More than 20 years ago, teen tobacco use in the United States was at an alarming rate with almost 35 percent of teenagers using tobacco. This statistic is particularly significant when you consider that 90 percent of adult smokers began smoking before turning 18.
To stem the tide, the Truth Campaign was launched, urging teens to reject tobacco products. The campaign began to make a difference, and over time, adjusted its messaging to resonate with each generation’s sensibilities.
Today, a new trend has emerged — e-cigarettes — and the Truth Campaign is responding to this escalating threat.
According to the 2018 National Youth Tobacco Survey, 20.8 percent of high school students had used e-cigarettes within the last 30 days, an increase of 78 percent compared to 2017. Only eight years ago, e-cigarette usage among high school students was just 1.5 percent.
In reaction to these startling trends, Virginia recently passed legislation raising the minimum age to buy tobacco products and e-cigarettes to 21.
To be clear, the use of e-cigarettes is not simply a trend among high schoolers. Nearly 11 million American adults use e-cigarettes. A trend that is threatening to erase the years of progress that has been made to curb tobacco use.
As a practicing dentist, who is also married to a practicing dentist, we regularly see patients whose oral health has been impacted by tobacco. And as parents of two sons in their early 20s, we have counseled them their whole lives about the adverse health outcomes and destructive results of smoking, smokeless tobacco and vaping and will continue to do so. We stress to them that vaping is not a healthy alternative to smoking.
While the long-term health effects of e-cigarettes are still largely unknown, extensive research is in the works and the first wave of disturbing findings are coming to light. Harvard researchers released a study that found popular vaping cartridges and e-liquid products contain bacteria or fungi previously linked to lung problems.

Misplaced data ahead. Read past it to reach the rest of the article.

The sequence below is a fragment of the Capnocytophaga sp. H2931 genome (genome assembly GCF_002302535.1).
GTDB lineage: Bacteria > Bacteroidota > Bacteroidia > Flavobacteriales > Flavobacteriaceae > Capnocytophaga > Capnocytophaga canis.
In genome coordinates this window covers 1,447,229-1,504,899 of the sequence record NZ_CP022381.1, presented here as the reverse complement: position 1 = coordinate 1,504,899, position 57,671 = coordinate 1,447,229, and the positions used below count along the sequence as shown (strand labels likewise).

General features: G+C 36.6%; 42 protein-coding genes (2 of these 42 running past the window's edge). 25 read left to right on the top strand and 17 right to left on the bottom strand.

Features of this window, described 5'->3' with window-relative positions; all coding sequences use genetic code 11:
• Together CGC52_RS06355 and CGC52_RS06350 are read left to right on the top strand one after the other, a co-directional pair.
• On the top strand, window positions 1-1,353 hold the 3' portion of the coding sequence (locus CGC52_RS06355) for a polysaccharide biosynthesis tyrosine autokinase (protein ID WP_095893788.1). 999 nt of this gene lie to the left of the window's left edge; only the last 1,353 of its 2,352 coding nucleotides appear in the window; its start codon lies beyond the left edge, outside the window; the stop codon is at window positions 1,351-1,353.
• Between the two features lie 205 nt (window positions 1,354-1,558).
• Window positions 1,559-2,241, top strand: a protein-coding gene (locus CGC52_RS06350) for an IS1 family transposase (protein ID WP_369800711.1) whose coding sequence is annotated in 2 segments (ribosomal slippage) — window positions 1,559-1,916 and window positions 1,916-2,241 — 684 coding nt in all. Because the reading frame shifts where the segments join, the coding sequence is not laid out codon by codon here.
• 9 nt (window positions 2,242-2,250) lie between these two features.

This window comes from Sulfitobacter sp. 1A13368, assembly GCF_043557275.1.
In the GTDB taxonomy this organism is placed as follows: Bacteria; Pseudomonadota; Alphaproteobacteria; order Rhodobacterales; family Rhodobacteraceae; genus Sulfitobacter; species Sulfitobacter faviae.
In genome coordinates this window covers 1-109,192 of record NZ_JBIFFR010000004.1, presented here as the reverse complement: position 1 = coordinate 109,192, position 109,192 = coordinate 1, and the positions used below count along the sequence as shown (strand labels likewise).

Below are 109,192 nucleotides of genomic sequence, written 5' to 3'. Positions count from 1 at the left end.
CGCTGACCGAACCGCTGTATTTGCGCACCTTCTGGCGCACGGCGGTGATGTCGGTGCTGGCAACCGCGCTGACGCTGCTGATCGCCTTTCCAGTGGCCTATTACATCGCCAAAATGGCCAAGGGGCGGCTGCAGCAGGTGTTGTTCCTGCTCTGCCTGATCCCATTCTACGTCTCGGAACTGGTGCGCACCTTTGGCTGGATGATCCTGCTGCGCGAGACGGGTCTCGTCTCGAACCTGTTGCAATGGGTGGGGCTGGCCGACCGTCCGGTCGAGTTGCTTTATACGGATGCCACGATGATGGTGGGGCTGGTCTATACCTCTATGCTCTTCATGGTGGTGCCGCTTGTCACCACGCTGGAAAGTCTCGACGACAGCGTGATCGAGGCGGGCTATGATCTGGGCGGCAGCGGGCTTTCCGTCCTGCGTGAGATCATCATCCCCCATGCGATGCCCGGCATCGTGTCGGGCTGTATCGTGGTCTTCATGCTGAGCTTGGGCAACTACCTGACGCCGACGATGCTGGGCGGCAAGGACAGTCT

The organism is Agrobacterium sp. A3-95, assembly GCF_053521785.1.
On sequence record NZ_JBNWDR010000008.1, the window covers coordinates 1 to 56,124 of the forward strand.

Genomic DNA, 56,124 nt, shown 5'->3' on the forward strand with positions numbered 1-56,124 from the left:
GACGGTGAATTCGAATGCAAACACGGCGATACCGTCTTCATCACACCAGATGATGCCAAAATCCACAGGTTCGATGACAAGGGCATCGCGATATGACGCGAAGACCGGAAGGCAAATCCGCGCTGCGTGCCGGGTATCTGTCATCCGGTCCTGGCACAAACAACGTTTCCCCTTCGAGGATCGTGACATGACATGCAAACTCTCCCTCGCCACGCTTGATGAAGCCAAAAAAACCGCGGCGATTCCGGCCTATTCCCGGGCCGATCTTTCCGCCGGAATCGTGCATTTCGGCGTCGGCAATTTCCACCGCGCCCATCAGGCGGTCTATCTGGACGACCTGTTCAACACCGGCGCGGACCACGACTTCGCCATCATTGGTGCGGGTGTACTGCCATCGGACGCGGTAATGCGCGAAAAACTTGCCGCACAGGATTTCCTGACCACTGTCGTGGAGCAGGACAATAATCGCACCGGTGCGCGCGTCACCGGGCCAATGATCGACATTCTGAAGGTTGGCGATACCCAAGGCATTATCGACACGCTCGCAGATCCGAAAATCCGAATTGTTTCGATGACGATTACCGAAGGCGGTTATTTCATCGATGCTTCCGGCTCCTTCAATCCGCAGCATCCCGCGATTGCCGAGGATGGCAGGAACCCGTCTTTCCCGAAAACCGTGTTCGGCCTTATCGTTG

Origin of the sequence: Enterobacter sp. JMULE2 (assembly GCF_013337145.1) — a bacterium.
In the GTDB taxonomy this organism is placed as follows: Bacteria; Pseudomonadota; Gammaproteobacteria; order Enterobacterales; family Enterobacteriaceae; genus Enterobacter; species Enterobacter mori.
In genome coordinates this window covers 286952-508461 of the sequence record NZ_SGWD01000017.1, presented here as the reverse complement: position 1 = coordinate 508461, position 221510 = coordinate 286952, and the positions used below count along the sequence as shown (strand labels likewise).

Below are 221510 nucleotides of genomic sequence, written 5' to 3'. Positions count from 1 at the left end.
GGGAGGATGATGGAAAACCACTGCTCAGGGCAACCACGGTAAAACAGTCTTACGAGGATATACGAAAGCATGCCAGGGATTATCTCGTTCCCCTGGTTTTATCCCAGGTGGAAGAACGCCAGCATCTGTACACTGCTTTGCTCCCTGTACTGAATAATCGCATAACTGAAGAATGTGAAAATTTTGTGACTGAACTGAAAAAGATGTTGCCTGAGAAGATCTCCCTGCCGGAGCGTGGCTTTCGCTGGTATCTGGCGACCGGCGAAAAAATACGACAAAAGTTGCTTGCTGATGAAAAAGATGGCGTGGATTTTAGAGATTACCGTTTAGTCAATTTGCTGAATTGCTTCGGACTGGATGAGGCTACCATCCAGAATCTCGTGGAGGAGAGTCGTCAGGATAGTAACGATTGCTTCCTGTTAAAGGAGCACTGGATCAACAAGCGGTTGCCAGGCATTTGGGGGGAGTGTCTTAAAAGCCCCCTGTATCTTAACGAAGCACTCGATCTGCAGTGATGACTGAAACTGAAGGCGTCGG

We know vaping sweet flavored e-cigarettes can increase a person’s risk of dental cavities. And because these devices contain nicotine, consistent use also can increase one’s risk of periodontal damage and can lead to addiction that can be difficult to recover from.
Further, there is early evidence that e-cigarette usage can be a gateway to cigarette smoking. We already have extensive research on the impacts of smoking tobacco long-term. Beyond the cardiovascular risks, smokers are impacted by a whole host of oral health issues including receding gums, oral cancer, lesions, periodontal disease and tooth staining.
If you are a regular e-cigarette or tobacco user, visiting your dentist consistently is extremely important. Just as you would make an appointment to see your physician for changes in your health, if you experience any noticeable changes in your oral health such as bleeding or swollen gums, changes in sensitivity to temperature, loose teeth, mouth ulcers or sores that don't seem to heal and toothache or mouth pain, make an appointment to visit your dentist before your regularly scheduled checkup.
Many currently view vaping as a safer alternative to traditional tobacco use, but the research around the safety of these devices is still in its infancy. We cannot yet fully understand the impact long term use of e-cigarettes will have on an individual’s overall and oral health.
As president of the Virginia Dental Association, my hope is to educate and inform Virginia citizens about the risks of all nicotine-based products. If you have questions about the impact of vaping and tobacco use on your oral health, I encourage you to have a conversation with your dentist. The VDA will continue to be at the forefront, working for all Virginians to be the go-to source of information on oral health.
Dr. Galstan is the president of the Virginia Dental Association and a practicing dentist who has served patients for nearly 30 years. He can be contact via email at email@example.com.